- WIST is my personal collection of quotations, curated for thought, amusement, turn of phrase, historical significance, or sometimes just (often-unintentional) irony.
Please feel free to browse and borrow.
- 18,835 quotes and counting ...
Author CloudAristotle • Bacon, Francis • Bible • Bierce, Ambrose • Billings, Josh • Butcher, Jim • Chesterfield (Lord) • Chesterton, Gilbert Keith • Churchill, Winston • Cicero, Marcus Tullius • Einstein, Albert • Eisenhower, Dwight David • Emerson, Ralph Waldo • Franklin, Benjamin • Fuller, Thomas (1654) • Gaiman, Neil • Galbraith, John Kenneth • Gandhi, Mohandas • Hazlitt, William • Heinlein, Robert A. • Hoffer, Eric • Homer • Huxley, Aldous • Ingersoll, Robert Green • Jefferson, Thomas • Johnson, Lyndon • Johnson, Samuel • Kennedy, John F. • King, Martin Luther • La Rochefoucauld, Francois • Lewis, C.S. • Lincoln, Abraham • Mencken, H.L. • Orwell, George • Pratchett, Terry • Roosevelt, Eleanor • Roosevelt, Theodore • Russell, Bertrand • Seneca the Younger • Shakespeare, William • Shaw, George Bernard • Sophocles • Stevenson, Adlai • Stevenson, Robert Louis • Twain, Mark
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- “Wealth and Poverty,” speech, National… (8,994)
- Agamemnon, ll. 175-183 [tr. Johnston (2007)] (6,374)
- “The Lesson for Today,” A Witness Tree (1942) (6,142)
- “The Triumph of Stupidity” (10 May 1933) (5,387)
- Nobel prize acceptance speech (10 Dec 1962) (4,931)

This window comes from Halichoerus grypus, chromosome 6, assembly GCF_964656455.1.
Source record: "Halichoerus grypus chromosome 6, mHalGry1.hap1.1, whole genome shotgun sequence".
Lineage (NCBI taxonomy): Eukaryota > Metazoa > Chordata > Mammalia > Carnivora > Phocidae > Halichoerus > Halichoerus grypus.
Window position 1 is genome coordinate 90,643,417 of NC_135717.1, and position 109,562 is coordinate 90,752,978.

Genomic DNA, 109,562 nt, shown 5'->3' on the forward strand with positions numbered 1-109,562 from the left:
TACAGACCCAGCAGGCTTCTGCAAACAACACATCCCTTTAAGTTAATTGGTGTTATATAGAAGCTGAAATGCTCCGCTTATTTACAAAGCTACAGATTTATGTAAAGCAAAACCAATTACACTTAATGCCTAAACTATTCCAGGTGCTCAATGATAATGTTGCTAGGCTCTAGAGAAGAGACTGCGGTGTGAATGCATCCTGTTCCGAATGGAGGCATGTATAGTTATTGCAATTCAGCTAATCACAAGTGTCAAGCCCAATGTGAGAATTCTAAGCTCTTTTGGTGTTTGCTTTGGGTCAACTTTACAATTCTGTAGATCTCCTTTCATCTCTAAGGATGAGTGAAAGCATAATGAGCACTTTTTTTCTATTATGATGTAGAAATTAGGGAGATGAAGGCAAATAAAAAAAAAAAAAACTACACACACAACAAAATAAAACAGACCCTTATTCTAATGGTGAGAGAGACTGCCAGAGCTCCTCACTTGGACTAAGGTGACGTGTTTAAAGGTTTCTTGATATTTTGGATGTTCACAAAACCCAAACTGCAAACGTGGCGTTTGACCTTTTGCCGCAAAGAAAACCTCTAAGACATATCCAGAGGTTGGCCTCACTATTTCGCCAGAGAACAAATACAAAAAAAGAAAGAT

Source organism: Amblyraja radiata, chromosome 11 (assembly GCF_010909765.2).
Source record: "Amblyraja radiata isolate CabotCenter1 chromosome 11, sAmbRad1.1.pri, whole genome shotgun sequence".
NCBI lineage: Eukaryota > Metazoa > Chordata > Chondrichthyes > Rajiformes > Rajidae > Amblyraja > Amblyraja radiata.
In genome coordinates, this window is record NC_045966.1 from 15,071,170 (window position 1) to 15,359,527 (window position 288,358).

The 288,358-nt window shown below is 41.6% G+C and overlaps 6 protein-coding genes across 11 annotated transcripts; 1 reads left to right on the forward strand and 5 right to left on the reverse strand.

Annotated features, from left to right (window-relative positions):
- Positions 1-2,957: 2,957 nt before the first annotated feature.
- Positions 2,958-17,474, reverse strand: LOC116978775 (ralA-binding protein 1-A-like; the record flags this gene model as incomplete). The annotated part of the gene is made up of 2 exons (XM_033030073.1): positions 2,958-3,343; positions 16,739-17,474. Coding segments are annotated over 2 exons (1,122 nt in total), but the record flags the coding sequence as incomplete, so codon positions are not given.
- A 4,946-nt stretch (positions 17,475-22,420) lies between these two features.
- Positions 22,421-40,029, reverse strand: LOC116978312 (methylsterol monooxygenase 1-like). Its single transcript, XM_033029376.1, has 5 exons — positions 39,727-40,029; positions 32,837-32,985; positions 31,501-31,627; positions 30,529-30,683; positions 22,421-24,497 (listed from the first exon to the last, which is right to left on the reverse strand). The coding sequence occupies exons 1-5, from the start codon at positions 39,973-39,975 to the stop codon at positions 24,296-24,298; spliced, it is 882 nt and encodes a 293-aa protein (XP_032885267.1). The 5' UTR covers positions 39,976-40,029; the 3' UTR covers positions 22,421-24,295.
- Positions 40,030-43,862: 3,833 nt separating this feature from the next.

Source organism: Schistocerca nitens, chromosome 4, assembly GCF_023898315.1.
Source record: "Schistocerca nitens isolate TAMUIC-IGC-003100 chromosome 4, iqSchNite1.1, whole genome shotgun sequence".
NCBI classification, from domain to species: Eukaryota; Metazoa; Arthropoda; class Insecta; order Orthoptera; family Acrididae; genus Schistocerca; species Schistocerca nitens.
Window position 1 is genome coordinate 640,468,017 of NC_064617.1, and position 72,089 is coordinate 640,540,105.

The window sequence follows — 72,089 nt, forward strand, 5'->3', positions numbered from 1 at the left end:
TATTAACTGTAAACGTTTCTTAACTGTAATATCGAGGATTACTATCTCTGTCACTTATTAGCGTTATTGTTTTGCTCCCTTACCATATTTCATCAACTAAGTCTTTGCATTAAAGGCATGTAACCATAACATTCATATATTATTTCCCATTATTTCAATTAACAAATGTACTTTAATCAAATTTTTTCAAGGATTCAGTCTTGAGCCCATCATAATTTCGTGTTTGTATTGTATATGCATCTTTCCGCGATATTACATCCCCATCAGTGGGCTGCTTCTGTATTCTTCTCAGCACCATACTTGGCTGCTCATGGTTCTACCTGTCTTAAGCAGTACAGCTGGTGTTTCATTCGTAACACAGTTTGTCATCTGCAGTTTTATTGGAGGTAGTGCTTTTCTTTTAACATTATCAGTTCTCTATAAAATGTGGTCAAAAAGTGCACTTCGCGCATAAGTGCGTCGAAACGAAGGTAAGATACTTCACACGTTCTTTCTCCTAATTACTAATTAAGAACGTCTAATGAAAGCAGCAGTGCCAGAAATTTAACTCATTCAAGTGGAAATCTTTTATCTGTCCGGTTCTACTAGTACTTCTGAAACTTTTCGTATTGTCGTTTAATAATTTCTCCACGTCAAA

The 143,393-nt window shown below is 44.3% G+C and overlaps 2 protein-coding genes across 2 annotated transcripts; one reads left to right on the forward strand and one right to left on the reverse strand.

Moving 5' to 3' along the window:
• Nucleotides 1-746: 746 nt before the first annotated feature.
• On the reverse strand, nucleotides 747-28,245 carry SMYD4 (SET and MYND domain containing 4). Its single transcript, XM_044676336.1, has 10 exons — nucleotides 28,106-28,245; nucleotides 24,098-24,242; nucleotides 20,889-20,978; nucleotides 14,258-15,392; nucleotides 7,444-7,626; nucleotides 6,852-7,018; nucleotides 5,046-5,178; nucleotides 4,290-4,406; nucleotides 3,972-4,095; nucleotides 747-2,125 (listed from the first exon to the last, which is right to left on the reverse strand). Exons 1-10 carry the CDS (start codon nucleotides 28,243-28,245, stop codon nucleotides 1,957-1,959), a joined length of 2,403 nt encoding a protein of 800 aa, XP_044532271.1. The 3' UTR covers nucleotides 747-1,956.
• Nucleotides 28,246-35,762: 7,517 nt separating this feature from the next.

- “On The Conduct of Life” (1822) (4,576)
- “Tips for Teens,” Social Studies (1981) (4,377)
- “In Search of a Majority,” Speech,… (4,029)
- “A Cult of Ignorance,” Newsweek (21 Jan 1980) (3,836)
- “Get a Knife, Get a Dog, but Get Rid of… (3,792)
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- A Writer’s Notebook (1949) on
- The Odyssey [Ὀδύσσεια], Book 6, l. 180ff [Odysseus to Nausicaa] (c. 700 BC) [tr. Rieu (1946)] on
- Meditations, Book 2, #11 [tr. Gill (2014)] on
- “We’ll Meet Again” (1939) [with Hughie Charles] on
- Gnomologia: Adages and Proverbs, #3366 (1732) on
- In “Ten Rules for Writing Fiction,” The Guardian (20 Feb 2010) on
I have always been fond of the West African proverb “Speak softly and carry a big stick; you will go far.”
Letter to Henry L. Sprague (26 Jan 1900)
Full text. This is the first known use by Roosevelt of his future catch phrase. It attained more fame when he used it in a speech at the Minnesota State Fair (2 Sep 1901) (there are transcript variants):
- "There is a homely adage which runs 'Speak softly and carry a big stick; you will go far.' If the American nation will speak softly and yet build and keep at a pitch of highest training a thoroughly efficient Navy, the Monroe Doctrine will go far."
- "Right here let me make as vigorous a plea as I know how in favor of saying nothing that we do not mean, and of acting without hesitation up to whatever we say. A good many of you are probably acquainted with the old proverb, 'Speak softly and carry a big stick — you will go far.' If a man continually blusters, if he lacks civility, a big stick will not save him from trouble, and neither will speaking softly avail, if back of the softness there does not lie strength, power. In private life there are few beings more obnoxious than the man who is always loudly boasting, and if the boaster is not prepared to back up his words, his position becomes absolutely contemptible. So it is with the nation. It is both foolish and undignified to indulge in undue self-glorification, and, above all, in loose-tongued denunciation of other peoples. Whenever on any point we come in contact with a foreign power, I hope that we shall always strive to speak courteously and respectfully of that foreign power."
Added on 2-Nov-11 | Last updated 12-Jan-16